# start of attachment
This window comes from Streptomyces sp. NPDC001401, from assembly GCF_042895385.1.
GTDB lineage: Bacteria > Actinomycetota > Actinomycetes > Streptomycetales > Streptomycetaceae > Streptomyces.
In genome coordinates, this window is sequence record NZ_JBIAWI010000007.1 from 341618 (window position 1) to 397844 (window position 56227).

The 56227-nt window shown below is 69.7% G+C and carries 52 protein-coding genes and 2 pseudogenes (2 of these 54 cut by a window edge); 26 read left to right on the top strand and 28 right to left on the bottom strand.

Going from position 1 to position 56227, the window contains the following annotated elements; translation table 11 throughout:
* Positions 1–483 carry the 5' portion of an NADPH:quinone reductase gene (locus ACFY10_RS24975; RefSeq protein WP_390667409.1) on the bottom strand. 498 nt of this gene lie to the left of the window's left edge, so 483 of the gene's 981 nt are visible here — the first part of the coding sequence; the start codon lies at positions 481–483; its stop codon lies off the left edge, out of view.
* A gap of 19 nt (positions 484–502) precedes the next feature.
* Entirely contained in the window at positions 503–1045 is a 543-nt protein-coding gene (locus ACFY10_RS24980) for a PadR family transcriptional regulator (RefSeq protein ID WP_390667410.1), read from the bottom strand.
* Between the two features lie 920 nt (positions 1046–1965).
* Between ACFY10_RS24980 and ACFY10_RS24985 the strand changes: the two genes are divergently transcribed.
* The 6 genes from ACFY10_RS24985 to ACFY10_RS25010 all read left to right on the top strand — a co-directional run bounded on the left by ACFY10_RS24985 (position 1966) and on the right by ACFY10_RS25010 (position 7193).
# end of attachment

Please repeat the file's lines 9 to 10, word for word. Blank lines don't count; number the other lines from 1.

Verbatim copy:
* Between the two features lie 920 nt (positions 1046–1965).
* Between ACFY10_RS24980 and ACFY10_RS24985 the strand changes: the two genes are divergently transcribed.